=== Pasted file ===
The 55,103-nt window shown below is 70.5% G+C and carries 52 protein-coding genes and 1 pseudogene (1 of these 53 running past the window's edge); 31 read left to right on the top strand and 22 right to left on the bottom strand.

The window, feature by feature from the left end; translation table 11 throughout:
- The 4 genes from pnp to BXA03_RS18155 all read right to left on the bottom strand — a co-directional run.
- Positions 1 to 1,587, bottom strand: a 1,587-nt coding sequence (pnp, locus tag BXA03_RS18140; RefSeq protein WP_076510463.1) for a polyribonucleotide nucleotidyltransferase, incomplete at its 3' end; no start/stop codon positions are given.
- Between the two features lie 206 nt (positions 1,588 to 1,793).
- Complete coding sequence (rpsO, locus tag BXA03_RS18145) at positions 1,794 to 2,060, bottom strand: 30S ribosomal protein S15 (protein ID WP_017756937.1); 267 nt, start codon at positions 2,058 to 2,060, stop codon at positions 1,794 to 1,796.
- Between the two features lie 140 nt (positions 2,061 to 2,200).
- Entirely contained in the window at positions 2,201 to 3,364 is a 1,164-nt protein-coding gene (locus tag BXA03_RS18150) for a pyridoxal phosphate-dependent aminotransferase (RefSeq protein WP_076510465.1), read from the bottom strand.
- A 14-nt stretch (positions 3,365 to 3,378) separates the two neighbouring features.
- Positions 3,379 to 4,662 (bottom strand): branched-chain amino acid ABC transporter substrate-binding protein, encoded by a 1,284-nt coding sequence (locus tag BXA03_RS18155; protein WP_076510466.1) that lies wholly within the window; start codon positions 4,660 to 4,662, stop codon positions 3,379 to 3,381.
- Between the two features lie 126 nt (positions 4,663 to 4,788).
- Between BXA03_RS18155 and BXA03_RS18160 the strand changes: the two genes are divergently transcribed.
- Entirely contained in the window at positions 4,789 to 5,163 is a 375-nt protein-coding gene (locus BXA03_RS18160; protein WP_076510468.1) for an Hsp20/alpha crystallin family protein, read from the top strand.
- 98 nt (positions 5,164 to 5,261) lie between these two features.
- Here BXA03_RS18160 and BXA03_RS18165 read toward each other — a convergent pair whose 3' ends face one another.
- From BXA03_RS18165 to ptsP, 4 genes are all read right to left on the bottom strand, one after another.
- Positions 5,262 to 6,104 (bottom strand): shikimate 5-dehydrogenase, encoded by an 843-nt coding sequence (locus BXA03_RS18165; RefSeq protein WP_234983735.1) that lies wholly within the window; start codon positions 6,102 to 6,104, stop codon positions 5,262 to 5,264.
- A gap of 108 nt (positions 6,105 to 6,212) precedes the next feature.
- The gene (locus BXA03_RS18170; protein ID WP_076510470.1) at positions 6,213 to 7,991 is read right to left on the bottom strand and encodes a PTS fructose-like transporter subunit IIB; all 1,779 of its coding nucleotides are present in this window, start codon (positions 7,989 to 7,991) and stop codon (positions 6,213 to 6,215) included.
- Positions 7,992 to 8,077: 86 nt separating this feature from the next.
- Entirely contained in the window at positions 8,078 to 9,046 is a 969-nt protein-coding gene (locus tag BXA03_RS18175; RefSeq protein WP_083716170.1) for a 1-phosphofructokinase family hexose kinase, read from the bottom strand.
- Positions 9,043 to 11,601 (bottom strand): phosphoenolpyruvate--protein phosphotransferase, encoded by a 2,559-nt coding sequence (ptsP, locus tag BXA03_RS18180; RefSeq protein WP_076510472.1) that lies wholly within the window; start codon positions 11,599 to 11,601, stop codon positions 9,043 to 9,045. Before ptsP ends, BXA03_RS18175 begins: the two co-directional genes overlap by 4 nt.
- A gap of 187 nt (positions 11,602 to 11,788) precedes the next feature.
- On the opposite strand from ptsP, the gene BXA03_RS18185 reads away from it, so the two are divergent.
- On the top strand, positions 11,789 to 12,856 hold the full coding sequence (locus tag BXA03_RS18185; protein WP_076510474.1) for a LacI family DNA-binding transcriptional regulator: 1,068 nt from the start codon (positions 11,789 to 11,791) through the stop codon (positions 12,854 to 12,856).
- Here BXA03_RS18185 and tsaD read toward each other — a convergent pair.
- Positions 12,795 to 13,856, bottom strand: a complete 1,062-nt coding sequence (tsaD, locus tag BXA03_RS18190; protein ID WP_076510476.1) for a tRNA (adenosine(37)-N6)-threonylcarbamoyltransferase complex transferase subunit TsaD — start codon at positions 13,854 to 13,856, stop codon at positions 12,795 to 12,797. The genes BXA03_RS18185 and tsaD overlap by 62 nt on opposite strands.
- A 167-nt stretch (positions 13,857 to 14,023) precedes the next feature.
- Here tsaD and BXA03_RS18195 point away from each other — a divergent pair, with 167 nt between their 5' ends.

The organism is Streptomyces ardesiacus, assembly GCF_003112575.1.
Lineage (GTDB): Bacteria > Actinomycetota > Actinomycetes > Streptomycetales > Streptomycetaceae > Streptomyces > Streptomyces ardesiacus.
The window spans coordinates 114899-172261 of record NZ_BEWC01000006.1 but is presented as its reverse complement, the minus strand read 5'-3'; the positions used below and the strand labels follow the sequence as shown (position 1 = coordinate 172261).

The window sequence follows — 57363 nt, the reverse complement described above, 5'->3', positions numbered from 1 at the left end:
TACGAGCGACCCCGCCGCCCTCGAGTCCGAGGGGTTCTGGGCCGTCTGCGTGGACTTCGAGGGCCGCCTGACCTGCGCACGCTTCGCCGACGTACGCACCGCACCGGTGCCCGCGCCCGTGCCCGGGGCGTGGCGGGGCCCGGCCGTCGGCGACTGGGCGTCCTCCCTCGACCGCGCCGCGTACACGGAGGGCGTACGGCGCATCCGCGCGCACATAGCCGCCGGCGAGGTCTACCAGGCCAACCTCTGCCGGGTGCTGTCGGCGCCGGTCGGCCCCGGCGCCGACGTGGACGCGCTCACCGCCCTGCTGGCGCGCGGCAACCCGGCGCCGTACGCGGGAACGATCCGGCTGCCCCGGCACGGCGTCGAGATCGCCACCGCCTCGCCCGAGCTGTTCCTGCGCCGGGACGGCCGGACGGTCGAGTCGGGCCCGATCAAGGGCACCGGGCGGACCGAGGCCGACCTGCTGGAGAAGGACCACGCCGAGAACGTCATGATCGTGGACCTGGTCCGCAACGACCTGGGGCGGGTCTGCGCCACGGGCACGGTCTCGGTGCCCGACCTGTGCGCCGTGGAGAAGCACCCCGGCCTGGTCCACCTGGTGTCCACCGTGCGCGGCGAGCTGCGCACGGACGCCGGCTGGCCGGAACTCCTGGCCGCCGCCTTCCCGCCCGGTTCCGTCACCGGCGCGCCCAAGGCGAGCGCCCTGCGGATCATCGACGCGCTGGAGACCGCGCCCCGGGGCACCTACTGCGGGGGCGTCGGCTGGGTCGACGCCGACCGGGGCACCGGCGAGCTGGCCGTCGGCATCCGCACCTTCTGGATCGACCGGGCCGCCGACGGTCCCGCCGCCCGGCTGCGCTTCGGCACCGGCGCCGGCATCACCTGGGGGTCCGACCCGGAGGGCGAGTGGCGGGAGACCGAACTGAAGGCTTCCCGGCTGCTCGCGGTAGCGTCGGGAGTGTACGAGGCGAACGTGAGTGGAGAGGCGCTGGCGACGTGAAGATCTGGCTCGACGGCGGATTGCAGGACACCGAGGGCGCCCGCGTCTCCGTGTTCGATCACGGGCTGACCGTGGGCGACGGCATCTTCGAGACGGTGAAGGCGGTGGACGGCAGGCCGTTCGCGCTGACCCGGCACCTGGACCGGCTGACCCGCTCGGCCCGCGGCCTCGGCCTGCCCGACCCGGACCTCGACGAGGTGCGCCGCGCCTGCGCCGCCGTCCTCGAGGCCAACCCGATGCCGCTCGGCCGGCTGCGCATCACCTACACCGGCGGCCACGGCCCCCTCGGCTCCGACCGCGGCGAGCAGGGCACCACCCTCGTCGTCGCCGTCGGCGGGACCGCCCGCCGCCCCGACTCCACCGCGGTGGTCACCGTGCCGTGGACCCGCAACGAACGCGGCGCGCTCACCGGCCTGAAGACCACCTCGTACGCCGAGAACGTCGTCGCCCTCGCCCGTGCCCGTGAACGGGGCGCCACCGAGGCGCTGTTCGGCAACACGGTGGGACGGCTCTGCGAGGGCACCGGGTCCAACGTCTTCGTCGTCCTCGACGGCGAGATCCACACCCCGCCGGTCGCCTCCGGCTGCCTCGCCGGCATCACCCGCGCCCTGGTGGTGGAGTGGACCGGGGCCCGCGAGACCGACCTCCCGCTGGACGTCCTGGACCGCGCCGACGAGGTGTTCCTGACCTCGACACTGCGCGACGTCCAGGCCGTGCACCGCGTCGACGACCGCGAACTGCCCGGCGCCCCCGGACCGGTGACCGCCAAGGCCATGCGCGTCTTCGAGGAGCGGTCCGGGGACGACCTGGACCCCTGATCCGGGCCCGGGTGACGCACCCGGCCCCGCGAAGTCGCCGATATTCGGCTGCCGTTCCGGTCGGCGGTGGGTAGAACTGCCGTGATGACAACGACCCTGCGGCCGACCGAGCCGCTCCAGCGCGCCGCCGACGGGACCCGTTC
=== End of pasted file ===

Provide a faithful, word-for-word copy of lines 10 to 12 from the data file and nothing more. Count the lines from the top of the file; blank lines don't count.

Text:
- Positions 3,379 to 4,662 (bottom strand): branched-chain amino acid ABC transporter substrate-binding protein, encoded by a 1,284-nt coding sequence (locus tag BXA03_RS18155; protein WP_076510466.1) that lies wholly within the window; start codon positions 4,660 to 4,662, stop codon positions 3,379 to 3,381.
- Between the two features lie 126 nt (positions 4,663 to 4,788).
- Between BXA03_RS18155 and BXA03_RS18160 the strand changes: the two genes are divergently transcribed.